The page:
Reengaging Holland in the Story of Recycling

The Challenge

An independent Solid Waste Characterization Analysis confirmed that the City of Holland’s curbside recycling program was no longer in alignment with industry best practices. The study found their method, which involved a bright yellow bag of recyclables placed in the same cart as trash (and then sorted at a combined facility later), had a failure rate of nearly 75%! That meant, despite the community’s above-average recycling efforts, most recyclables weren’t clean enough to actually be recycled into other products. After consulting experts, they decided to roll out dedicated EcoCarts, which are separate waste carts dedicated only for recyclables, along with a single-stream recycling program.

However, the City also faced a challenge in resident perception and recycling habits, which had become engrained over many years with the previous program. Many people had formed assumptions that recycling was overly expensive and offered a low ROI to the community and local business.

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The goal of our education campaign was to inform the community of the transition from yellow bags to carts. We also needed to renew the community’s understanding on how to recycle to maximize the positive economic impact of community recycling programs.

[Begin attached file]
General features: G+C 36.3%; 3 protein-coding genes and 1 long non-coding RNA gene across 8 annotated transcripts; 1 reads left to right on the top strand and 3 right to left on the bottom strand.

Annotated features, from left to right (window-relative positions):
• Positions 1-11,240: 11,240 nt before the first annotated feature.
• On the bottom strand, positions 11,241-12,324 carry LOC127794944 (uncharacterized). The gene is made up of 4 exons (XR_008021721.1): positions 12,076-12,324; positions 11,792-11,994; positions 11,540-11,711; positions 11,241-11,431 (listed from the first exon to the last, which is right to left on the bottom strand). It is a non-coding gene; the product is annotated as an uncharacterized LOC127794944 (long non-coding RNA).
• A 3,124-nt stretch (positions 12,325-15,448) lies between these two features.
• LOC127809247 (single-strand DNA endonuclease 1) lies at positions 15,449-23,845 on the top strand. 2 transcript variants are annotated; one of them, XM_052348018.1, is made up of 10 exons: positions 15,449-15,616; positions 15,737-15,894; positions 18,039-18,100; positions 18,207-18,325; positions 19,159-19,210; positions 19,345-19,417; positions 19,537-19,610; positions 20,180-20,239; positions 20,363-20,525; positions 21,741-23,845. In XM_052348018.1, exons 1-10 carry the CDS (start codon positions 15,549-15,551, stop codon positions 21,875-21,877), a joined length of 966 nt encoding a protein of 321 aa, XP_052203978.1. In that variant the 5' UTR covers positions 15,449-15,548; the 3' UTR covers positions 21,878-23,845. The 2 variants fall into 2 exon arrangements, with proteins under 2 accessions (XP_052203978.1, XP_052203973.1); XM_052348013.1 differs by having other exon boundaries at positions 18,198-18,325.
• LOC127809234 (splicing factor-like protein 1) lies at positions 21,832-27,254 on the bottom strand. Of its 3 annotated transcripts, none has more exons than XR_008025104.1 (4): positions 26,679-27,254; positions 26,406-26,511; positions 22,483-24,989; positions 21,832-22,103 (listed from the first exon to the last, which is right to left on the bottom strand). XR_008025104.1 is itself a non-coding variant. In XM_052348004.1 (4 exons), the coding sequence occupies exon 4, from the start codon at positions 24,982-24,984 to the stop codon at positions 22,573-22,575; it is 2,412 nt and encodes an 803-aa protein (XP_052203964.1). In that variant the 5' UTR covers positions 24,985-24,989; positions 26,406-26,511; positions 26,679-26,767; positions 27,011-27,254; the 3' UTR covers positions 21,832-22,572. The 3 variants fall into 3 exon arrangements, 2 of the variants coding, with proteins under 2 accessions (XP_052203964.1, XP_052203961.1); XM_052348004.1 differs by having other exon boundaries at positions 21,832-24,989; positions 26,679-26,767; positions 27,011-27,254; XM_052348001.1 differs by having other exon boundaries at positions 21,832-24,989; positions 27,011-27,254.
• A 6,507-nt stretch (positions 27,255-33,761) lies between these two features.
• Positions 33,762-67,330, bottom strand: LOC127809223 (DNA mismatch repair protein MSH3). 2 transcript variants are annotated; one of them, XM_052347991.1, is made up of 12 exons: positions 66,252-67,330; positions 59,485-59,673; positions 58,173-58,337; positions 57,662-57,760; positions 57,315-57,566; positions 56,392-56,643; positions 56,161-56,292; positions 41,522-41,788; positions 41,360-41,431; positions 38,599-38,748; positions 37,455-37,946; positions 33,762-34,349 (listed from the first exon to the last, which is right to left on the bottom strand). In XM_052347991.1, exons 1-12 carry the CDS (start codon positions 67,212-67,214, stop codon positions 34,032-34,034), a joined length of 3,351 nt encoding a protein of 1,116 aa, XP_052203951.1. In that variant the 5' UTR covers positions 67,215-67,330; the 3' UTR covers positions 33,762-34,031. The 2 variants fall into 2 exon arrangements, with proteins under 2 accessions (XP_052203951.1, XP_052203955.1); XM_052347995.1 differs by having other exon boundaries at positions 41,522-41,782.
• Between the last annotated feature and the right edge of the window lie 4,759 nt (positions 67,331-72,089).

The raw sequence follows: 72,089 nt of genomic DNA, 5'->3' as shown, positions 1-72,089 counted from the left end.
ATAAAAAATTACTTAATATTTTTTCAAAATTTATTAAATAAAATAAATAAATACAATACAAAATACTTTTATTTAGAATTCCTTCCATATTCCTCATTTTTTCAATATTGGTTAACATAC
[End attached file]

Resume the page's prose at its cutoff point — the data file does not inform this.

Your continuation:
Our efforts had two main parts: a public relations support campaign and a community education campaign. The PR portion of the campaign involved collaborating with City leadership to establish a body of key messages and talking points. These points became essential for handling conversations with community members and the press. We also worked with them to develop press releases and collateral around important rollout dates to facilitate clarity around the transition to carts.

To re-engage the community in the story and value of recycling, we developed a motion-graphic explainer video. Our team toured local Padnos recycling sorting facilities throughout West Michigan to learn the complete process of local recycling and how it contributes to a circular economy, which we condensed to a script for the video and other materials including collateral and recycling cart lid labels. The labels visually show what items residents can or can’t recycle, as well as other guidelines for how to properly recycle.

An amalgamation of these helpful resources are hosted on the microsite we developed for the campaign,

  • Educational video
  • Educational cart lid label
  • Educational mailers
  • Educational info cards
  • Microsite
  • PR support activities

The Results

By the time the City of Holland rolled out the recycling carts to the community, everyone was informed and well-educated on how to use them. In the first year after the campaign launched, recycling program participation increased from 53% of households to 70%, among leading cities in the US.

Additionally, because of the reduction in contamination, Holland’s waste services provider reported an increase in usable recycled materials, from about 5 lbs of recyclables received monthly per household to 39 lbs per household per month. This increase puts Holland one step closer to their community goal of establishing a circular economy.

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